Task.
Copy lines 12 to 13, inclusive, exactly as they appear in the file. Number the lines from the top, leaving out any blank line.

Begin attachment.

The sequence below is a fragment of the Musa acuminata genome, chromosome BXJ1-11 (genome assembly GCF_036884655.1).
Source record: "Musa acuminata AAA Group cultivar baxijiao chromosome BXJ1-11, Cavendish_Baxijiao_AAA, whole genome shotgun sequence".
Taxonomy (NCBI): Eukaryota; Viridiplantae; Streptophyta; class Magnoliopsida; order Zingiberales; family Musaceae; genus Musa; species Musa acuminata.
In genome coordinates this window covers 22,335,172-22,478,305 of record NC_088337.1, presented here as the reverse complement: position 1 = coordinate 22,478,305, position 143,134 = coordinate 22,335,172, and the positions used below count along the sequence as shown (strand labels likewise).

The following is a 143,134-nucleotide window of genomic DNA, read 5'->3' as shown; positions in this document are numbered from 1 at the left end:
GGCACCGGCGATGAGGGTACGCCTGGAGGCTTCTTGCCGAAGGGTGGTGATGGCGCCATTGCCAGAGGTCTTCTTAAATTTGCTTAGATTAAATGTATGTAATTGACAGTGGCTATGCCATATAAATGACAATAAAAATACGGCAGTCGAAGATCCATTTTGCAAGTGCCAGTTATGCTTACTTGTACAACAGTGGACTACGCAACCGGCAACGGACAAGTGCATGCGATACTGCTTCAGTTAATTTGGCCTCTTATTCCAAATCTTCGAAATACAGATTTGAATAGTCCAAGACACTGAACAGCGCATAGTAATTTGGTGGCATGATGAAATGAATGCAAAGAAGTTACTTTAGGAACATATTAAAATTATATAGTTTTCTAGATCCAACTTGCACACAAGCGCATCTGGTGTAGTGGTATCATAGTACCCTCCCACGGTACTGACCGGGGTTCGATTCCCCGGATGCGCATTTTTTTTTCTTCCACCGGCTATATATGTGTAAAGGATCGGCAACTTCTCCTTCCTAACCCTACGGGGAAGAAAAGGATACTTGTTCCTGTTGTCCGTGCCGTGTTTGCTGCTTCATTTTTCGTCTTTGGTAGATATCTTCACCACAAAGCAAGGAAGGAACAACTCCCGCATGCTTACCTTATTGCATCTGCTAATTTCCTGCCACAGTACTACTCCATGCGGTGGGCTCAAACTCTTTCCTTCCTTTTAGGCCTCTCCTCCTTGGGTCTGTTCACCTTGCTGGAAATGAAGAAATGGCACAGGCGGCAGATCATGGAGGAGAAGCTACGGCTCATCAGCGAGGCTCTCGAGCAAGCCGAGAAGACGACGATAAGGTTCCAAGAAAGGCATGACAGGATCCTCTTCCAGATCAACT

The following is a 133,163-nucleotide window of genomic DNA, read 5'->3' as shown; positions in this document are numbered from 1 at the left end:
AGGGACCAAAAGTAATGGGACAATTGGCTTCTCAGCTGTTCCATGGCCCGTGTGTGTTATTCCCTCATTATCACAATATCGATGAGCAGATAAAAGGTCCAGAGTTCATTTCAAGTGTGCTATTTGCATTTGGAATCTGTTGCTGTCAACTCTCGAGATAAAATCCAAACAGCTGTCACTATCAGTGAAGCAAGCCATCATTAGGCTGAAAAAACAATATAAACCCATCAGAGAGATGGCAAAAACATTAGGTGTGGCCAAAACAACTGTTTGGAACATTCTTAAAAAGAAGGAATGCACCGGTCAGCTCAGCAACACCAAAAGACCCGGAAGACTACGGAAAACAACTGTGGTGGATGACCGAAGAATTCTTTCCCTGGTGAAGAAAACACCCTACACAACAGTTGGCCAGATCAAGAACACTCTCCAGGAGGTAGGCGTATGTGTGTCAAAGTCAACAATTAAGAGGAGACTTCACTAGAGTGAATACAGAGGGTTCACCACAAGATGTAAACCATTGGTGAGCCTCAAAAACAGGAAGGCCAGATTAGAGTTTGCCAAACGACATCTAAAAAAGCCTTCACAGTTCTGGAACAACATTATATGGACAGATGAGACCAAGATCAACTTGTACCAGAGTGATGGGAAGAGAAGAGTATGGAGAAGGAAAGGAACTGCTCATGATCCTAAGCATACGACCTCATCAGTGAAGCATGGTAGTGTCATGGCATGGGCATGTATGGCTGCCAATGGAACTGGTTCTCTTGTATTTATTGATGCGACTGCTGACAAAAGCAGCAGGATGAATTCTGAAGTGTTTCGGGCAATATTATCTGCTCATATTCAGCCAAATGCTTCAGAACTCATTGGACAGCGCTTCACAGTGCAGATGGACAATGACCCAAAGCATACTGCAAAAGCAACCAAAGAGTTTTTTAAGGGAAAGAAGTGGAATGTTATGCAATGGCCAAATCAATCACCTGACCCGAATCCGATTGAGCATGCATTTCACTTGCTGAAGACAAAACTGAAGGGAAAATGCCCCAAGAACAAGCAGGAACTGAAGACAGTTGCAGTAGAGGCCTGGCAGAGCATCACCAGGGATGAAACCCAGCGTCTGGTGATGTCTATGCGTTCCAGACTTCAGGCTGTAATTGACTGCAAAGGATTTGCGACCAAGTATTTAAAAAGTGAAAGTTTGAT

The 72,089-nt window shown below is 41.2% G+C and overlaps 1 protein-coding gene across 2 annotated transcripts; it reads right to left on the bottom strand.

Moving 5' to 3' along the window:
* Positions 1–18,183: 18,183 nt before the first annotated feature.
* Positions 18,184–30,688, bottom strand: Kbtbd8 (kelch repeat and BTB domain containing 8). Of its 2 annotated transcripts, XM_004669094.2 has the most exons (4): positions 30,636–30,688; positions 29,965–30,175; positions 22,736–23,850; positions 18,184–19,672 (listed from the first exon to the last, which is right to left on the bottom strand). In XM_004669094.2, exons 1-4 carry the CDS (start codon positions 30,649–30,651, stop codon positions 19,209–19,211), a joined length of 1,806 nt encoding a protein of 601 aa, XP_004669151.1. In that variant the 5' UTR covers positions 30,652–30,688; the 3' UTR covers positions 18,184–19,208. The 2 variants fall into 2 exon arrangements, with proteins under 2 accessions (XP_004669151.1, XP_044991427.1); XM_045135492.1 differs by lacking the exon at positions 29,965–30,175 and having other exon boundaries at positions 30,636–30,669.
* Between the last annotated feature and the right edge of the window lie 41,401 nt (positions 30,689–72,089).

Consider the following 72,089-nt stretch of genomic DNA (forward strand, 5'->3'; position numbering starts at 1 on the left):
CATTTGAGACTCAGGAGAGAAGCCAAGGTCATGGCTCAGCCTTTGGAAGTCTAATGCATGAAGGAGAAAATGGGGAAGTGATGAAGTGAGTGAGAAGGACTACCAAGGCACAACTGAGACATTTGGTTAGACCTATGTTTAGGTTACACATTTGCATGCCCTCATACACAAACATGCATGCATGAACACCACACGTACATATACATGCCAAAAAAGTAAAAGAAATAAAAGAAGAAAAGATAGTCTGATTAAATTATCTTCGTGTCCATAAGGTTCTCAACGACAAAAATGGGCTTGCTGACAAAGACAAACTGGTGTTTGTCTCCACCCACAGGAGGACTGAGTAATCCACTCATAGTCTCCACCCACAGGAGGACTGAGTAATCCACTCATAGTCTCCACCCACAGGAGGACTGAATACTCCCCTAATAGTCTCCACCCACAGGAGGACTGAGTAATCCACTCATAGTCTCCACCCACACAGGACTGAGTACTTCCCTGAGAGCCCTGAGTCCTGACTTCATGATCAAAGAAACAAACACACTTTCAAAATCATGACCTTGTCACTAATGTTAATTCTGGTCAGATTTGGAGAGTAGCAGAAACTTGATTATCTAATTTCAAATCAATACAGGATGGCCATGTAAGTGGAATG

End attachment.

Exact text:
* Positions 18,184–30,688, bottom strand: Kbtbd8 (kelch repeat and BTB domain containing 8). Of its 2 annotated transcripts, XM_004669094.2 has the most exons (4): positions 30,636–30,688; positions 29,965–30,175; positions 22,736–23,850; positions 18,184–19,672 (listed from the first exon to the last, which is right to left on the bottom strand). In XM_004669094.2, exons 1-4 carry the CDS (start codon positions 30,649–30,651, stop codon positions 19,209–19,211), a joined length of 1,806 nt encoding a protein of 601 aa, XP_004669151.1. In that variant the 5' UTR covers positions 30,652–30,688; the 3' UTR covers positions 18,184–19,208. The 2 variants fall into 2 exon arrangements, with proteins under 2 accessions (XP_004669151.1, XP_044991427.1); XM_045135492.1 differs by lacking the exon at positions 29,965–30,175 and having other exon boundaries at positions 30,636–30,669.
* Between the last annotated feature and the right edge of the window lie 41,401 nt (positions 30,689–72,089).